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Out of the House of Life: A Novel of the Count Saint-Germain (St. Germain) Paperback – November 15, 1994


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Editorial Reviews

From Publishers Weekly

Learned, lustrous-haired Madelaine de Montalia, dead over a century but reborn to the vampire life, joins an expedition of French antiquarians to excavate Egyptian ruins at Thebes, 1825-1828, in this ponderous novel, the seventh featuring the Count of Saint-Germain, the immortal vampire ( Hotel Transylvania ). From offstage, the Count sends letters to his adored Madelaine, recalling his thousand-year stint in ancient Egypt when he labored first as a captive demon (chained in Judea and given to Queen Hatshepsut) in the House of Life--a hospital/mortuary--then as slave, servant, physician and, finally, as "Sanh Zhrman," high priest of Imhotep. Madelaine imbibes the fluids of men she visits in dreams as well as (discreetly and in the flesh) those of her lover, the blue-eyed German Dr. Falke. Meanwhile she is besieged by lecherous misogynists and by the bribery of local officials, the theft and sale of choice treasures, the blatant plagiarisms that are all part of the game of archeology. Unfortunately, these promising story materials founder in a plotless narrative, talkily expressed in pseudo-Victorian style.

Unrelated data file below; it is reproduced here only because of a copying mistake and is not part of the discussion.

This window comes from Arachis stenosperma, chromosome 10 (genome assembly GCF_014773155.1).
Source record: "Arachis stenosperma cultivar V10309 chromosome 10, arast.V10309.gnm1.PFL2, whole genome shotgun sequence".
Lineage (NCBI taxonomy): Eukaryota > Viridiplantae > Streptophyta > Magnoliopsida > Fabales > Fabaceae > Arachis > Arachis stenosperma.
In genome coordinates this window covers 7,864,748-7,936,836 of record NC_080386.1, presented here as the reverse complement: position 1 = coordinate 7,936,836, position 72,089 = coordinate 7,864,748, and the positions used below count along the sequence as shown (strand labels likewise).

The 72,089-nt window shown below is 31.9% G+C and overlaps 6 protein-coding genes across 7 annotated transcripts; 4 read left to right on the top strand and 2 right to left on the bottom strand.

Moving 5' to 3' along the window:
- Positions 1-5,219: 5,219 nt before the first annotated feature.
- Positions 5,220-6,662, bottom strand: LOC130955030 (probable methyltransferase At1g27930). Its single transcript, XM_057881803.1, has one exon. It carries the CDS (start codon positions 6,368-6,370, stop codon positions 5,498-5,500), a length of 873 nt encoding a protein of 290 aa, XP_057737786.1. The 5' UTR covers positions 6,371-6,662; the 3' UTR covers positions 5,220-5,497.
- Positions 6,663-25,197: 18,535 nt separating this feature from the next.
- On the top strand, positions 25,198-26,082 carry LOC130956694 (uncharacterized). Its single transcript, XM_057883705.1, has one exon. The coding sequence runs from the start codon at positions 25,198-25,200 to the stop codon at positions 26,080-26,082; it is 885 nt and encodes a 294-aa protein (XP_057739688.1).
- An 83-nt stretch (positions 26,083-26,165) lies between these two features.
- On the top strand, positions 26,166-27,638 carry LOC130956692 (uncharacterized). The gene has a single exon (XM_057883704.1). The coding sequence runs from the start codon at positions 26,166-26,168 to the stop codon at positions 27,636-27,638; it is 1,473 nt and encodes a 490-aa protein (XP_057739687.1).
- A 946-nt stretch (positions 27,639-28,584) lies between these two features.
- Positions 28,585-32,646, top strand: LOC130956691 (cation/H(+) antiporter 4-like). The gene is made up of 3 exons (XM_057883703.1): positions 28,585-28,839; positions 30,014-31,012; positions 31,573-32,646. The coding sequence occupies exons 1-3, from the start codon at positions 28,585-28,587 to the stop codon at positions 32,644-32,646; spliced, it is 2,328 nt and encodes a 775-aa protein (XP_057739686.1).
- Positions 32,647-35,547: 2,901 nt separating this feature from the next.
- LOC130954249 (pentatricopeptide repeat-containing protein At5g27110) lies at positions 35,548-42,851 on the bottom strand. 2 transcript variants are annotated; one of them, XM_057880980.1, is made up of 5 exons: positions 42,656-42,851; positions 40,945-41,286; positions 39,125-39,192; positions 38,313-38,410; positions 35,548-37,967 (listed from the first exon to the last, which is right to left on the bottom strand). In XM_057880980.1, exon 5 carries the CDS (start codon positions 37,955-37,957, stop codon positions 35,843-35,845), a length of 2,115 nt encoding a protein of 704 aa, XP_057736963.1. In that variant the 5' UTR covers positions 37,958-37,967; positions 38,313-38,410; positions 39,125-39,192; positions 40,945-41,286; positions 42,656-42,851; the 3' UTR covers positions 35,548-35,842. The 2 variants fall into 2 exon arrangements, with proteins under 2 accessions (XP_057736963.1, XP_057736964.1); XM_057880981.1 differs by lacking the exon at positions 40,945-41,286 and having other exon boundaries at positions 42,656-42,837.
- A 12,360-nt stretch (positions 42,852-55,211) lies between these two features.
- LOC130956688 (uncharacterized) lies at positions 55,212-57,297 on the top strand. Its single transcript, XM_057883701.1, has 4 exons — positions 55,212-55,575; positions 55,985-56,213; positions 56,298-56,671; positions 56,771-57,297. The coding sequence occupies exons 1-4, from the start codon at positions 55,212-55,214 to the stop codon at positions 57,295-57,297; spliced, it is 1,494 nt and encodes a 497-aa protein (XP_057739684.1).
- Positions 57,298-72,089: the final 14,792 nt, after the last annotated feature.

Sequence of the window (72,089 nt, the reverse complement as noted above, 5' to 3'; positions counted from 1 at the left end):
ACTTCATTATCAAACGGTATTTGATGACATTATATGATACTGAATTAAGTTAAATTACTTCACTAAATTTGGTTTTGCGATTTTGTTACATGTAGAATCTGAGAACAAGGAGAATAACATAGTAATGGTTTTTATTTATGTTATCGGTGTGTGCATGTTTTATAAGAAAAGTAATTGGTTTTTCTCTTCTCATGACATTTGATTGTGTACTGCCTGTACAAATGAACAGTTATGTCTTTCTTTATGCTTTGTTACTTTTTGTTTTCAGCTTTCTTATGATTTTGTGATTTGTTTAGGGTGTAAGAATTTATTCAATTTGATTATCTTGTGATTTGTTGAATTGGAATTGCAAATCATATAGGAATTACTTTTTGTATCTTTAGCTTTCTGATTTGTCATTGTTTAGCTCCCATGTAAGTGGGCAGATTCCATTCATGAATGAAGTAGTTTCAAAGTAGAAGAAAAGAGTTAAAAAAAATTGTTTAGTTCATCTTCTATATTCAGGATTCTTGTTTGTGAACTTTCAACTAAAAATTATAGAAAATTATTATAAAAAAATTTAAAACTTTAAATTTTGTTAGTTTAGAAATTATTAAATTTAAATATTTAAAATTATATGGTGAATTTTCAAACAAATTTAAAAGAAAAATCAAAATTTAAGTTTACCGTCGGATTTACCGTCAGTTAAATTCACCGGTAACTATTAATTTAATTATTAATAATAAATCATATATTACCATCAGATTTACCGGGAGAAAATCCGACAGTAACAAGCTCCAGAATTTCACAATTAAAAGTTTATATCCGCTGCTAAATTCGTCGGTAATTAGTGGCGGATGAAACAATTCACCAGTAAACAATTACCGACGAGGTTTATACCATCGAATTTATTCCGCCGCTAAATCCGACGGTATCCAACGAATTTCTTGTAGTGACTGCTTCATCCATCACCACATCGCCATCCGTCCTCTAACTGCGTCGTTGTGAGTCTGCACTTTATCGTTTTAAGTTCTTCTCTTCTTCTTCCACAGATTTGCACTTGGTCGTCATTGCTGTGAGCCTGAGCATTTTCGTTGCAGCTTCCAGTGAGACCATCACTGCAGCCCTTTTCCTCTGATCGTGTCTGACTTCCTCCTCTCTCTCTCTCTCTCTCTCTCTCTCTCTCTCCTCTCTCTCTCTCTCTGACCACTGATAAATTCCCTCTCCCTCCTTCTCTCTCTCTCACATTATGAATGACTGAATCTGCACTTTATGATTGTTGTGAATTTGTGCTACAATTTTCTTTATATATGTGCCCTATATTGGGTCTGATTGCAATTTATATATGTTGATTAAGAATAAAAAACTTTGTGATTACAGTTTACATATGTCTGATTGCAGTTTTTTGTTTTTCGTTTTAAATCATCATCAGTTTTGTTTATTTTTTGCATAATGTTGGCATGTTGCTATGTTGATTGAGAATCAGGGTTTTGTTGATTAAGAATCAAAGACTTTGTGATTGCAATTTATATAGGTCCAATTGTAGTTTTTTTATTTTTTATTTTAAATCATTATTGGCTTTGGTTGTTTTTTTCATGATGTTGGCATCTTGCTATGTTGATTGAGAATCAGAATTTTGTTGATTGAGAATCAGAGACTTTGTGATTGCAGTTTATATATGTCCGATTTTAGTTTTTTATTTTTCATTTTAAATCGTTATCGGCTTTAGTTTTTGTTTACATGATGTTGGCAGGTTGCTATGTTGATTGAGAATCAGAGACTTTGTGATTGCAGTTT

Copyright 1990 Reed Business Information, Inc. --This text refers to an out of print or unavailable edition of this title.

From Library Journal

Yarbro is best known for a series of historical novels about the Comte de Saint-Germain ( Blood Games, LJ 2/1/80; Hotel Transylvania, LJ 1/15/78), a scholarly, humane, and centuries-old vampire. Here she alternates the story of his early life in Pharaonic Egypt with that of Madelaine, a 19th-century French beauty, herself a vampire, and lover of the count. Madelaine joins an archaeological expedition in the hope of discovering the ancient site of the House of Life where Saint-Germain toiled for 800 years. Usually Yarbro easily evokes a sense of time and place. Unfortunately in this novel, the rich history of Egypt never comes to life. Worse, the Muslim characters who populate the modern period are little more than caricatures. A disappointing book from a writer who has done so much better.